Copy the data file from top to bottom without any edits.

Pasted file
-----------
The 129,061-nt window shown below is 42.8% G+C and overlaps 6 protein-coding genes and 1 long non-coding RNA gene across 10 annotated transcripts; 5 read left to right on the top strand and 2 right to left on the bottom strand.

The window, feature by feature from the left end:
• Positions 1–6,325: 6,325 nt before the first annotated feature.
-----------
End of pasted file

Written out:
The 129,061-nt window shown below is 42.8% G+C and overlaps 6 protein-coding genes and 1 long non-coding RNA gene across 10 annotated transcripts; 5 read left to right on the top strand and 2 right to left on the bottom strand.

The window, feature by feature from the left end:
• Positions 1–6,325: 6,325 nt before the first annotated feature.